Ecco, $14.99, paperback, 9780062065650

Diversion Publishing: The Skeleton Paints a Picture (Family Skeleton Mystery #4) by Leigh Perry


Dark Side of Valor

by Alicia Singleton


Raised by an alcoholic mother, Lelia Freeman runs away at 16, determined to make a better life for herself. Moving from New York to Los Angeles, she lives on the streets, determined not to succumb to the lure of drugs and prostitution. She survives, fending for herself, ultimately empowered by congregants of a Christian church who encourage her to help other homeless runaways.

Fast-forward 10 years: courageous Lelia has been transformed into a prominent child advocate. Appointed to a government task force in search of orphans in the war-torn Sudan, Lelia sets off, only to discover the greater implications of her mission. Things take a dangerous turn when a corrupt political leader takes Lelia prisoner. Can Elijah Dune, a mercenary grappling with skeletons from his own past, rescue Lelia from a deadly fate?

In this debut suspense novel, Alicia Singleton creates authentic characters, then embroils them in a chilling, complicated story. Her language is vivid: as rats crawl along tenement baseboards, readers will shiver, feeling the depths of predatory evil--and compassion--Lelia encounters. Throughout the course of this haunting novel, Singleton reminds readers of the human instinct to to do the right thing, despite the personal cost. --Kathleen Gerard, blogger at Reading Between the Lines

Discover: A child advocate who's overcome personal adversity faces her greatest crisis in war-torn Africa.

Strebor Books, $15, paperback, 9781593093853

Spiderline/House of Anansi Press:  The Couturier of Milan (Triad Years #3) by Ian Hamilton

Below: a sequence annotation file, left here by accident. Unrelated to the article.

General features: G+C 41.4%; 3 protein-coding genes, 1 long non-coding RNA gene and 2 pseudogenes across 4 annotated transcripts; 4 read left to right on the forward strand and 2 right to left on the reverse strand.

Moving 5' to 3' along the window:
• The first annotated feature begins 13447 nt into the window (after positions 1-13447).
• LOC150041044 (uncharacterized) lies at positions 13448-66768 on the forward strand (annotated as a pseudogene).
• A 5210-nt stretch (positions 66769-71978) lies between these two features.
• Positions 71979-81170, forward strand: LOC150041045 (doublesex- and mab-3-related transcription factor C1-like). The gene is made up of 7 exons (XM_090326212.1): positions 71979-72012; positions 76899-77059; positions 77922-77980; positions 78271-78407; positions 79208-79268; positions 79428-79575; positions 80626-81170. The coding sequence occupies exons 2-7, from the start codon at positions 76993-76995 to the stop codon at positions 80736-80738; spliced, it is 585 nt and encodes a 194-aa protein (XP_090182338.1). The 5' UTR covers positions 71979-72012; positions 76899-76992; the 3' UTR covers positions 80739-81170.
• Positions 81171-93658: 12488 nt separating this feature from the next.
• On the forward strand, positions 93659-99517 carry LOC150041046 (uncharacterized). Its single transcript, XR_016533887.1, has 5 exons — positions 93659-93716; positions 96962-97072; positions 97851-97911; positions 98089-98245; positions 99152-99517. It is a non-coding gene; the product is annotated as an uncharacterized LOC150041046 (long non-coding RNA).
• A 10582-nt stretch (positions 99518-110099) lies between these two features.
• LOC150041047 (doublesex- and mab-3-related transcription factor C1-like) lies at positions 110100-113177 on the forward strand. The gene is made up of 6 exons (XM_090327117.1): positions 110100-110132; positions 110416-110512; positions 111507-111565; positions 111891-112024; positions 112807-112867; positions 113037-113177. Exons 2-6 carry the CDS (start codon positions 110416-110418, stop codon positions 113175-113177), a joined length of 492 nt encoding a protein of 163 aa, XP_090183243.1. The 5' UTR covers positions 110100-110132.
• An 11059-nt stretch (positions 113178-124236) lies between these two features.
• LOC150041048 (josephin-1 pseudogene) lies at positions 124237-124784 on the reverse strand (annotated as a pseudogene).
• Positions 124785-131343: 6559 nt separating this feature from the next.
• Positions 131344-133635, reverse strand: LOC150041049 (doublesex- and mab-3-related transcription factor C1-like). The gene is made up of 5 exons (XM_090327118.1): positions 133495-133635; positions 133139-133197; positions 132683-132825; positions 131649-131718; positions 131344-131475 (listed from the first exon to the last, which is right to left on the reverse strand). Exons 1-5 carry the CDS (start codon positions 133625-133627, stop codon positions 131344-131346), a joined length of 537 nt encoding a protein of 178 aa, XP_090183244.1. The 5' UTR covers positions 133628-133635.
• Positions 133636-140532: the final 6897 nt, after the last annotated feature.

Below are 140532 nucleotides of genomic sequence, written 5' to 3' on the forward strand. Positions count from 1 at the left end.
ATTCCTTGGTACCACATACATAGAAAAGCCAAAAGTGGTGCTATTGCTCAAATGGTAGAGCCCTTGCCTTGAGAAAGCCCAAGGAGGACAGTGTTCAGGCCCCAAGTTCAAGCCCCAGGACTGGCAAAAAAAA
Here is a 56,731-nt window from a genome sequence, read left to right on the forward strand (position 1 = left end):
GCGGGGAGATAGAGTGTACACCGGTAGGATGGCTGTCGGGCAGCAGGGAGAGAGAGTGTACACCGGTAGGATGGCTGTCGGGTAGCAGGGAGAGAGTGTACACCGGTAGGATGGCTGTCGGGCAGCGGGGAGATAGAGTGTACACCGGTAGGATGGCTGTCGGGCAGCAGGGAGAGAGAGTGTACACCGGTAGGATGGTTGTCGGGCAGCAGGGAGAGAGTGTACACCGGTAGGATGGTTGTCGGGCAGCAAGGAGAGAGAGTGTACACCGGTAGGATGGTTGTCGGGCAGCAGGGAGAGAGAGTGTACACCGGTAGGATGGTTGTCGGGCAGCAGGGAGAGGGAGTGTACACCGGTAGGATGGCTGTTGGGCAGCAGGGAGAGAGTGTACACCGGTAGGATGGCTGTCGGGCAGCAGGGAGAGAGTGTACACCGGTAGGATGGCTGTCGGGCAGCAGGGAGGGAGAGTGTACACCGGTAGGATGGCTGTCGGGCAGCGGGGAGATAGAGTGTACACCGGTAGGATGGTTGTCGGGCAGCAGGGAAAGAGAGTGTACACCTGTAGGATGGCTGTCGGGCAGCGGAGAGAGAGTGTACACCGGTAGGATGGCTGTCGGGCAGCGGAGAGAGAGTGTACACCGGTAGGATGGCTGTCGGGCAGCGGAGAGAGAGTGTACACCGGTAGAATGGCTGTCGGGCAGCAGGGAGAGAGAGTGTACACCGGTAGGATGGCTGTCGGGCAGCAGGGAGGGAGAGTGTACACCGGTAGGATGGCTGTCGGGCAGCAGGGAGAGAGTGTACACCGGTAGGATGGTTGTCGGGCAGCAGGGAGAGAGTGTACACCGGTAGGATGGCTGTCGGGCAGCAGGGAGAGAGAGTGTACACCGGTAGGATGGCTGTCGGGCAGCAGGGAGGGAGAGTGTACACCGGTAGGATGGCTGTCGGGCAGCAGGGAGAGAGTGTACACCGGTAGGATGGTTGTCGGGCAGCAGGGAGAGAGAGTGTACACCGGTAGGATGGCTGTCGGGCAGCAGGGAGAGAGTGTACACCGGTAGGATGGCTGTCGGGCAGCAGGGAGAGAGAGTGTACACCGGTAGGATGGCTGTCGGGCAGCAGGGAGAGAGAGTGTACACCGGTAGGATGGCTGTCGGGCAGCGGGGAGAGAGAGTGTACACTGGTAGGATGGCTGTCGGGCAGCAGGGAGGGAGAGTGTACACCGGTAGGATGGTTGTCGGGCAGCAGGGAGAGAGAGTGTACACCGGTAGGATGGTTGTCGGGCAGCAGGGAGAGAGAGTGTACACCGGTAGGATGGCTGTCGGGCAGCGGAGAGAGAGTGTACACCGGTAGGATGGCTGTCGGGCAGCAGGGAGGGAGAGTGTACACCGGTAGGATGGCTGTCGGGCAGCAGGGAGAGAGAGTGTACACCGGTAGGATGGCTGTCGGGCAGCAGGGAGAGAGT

Men in Space

by Tom McCarthy


Set in Prague in the period between Vaclav Havel's rise to the presidency and the breakup of Czechoslovakia, Men in Space, Tom McCarthy's second novel (the third to be published in the U.S.), follows the lives of a group of nihilistic, promiscuous 20-something Bohemian artistes adrift in a world of excess drinking and excess partying and a crew of Bulgarian gangsters involved in an ill-conceived art heist run amok. 

At the center of the story is Anton Markov, a former soccer referee turned nonviolent gangster whose job consists of collecting funds for a Bulgarian crime boss, Ilievski. Ilievski commissions Markov to locate an artist who will create an exact replica of an obscure Bulgarian iconographic painting to deceive local authorities, allowing the authentic piece to be sold on the black market. Markov enlists the help of his former neighbor, Nick Boardaman, an English art critic and nude portrait artist, to locate a suitable artist in masterminding the deception. The artist turns out to be none other than Nick's roommate, the horny and crack-addicted Ivan. By novel's end, all who cross paths with the work are destined to meet misfortune.

McCarthy paints a bleak and disjointed portrait of his intimate cast of characters, using the stolen icon's melancholy ascent to the heavens as the focal point of his narrative. The London writer, whose fame in the art world comes from his role as the general secretary of the avant-garde International Necronautical Society, evokes the social climate of the European art scene with finesse and mastery. Just like the lost cosmonaut orbiting the planet who gives Men in Space its title, however, the outcomes may have one grappling with despair. --Nancy Powell, freelance writer

Discover: An ill-conceived art heist run amok, with a cast of dysfunctional Eastern European artistes and gangsters.

Vintage, $15, paperback, 9780307388223

Shelf Awareness Sign-up Giveaway: Lilac Lane by Sheryl Woods


The Lost Saints of Tennessee